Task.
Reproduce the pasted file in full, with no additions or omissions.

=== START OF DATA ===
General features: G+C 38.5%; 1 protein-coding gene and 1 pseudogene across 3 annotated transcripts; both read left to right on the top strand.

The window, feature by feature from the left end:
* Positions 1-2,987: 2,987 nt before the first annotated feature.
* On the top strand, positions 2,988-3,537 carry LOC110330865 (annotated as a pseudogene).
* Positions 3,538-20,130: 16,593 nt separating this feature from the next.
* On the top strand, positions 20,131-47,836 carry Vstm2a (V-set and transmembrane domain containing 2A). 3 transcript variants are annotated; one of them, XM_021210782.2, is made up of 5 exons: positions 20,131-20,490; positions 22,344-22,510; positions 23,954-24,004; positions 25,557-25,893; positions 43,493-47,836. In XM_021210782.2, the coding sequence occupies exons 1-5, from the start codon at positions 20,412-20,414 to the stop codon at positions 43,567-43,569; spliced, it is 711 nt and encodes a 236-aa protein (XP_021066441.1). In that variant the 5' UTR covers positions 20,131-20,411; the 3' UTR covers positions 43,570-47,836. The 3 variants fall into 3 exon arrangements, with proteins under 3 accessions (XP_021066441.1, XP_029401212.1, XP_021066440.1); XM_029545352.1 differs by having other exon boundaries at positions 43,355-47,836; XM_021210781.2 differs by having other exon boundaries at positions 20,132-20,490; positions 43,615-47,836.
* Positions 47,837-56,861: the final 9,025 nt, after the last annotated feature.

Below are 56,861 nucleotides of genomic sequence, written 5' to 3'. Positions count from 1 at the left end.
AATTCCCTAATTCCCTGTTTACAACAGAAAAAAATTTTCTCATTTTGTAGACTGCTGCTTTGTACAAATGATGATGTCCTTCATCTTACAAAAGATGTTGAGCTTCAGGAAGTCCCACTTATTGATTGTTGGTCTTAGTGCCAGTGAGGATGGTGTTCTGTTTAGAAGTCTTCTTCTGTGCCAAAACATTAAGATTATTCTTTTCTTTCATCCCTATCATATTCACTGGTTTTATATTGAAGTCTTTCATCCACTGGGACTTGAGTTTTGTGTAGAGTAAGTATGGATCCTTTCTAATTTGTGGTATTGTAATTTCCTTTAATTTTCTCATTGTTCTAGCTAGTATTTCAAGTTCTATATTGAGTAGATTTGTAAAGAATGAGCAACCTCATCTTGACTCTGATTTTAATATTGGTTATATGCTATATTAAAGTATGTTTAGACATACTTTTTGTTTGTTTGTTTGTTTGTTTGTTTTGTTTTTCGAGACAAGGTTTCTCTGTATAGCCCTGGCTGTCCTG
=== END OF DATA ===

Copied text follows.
General features: G+C 38.5%; 1 protein-coding gene and 1 pseudogene across 3 annotated transcripts; both read left to right on the top strand.

The window, feature by feature from the left end:
* Positions 1-2,987: 2,987 nt before the first annotated feature.
* On the top strand, positions 2,988-3,537 carry LOC110330865 (annotated as a pseudogene).
* Positions 3,538-20,130: 16,593 nt separating this feature from the next.
* On the top strand, positions 20,131-47,836 carry Vstm2a (V-set and transmembrane domain containing 2A). 3 transcript variants are annotated; one of them, XM_021210782.2, is made up of 5 exons: positions 20,131-20,490; positions 22,344-22,510; positions 23,954-24,004; positions 25,557-25,893; positions 43,493-47,836. In XM_021210782.2, the coding sequence occupies exons 1-5, from the start codon at positions 20,412-20,414 to the stop codon at positions 43,567-43,569; spliced, it is 711 nt and encodes a 236-aa protein (XP_021066441.1). In that variant the 5' UTR covers positions 20,131-20,411; the 3' UTR covers positions 43,570-47,836. The 3 variants fall into 3 exon arrangements, with proteins under 3 accessions (XP_021066441.1, XP_029401212.1, XP_021066440.1); XM_029545352.1 differs by having other exon boundaries at positions 43,355-47,836; XM_021210781.2 differs by having other exon boundaries at positions 20,132-20,490; positions 43,615-47,836.
* Positions 47,837-56,861: the final 9,025 nt, after the last annotated feature.

Below are 56,861 nucleotides of genomic sequence, written 5' to 3'. Positions count from 1 at the left end.
AATTCCCTAATTCCCTGTTTACAACAGAAAAAAATTTTCTCATTTTGTAGACTGCTGCTTTGTACAAATGATGATGTCCTTCATCTTACAAAAGATGTTGAGCTTCAGGAAGTCCCACTTATTGATTGTTGGTCTTAGTGCCAGTGAGGATGGTGTTCTGTTTAGAAGTCTTCTTCTGTGCCAAAACATTAAGATTATTCTTTTCTTTCATCCCTATCATATTCACTGGTTTTATATTGAAGTCTTTCATCCACTGGGACTTGAGTTTTGTGTAGAGTAAGTATGGATCCTTTCTAATTTGTGGTATTGTAATTTCCTTTAATTTTCTCATTGTTCTAGCTAGTATTTCAAGTTCTATATTGAGTAGATTTGTAAAGAATGAGCAACCTCATCTTGACTCTGATTTTAATATTGGTTATATGCTATATTAAAGTATGTTTAGACATACTTTTTGTTTGTTTGTTTGTTTGTTTGTTTTGTTTTTCGAGACAAGGTTTCTCTGTATAGCCCTGGCTGTCCTG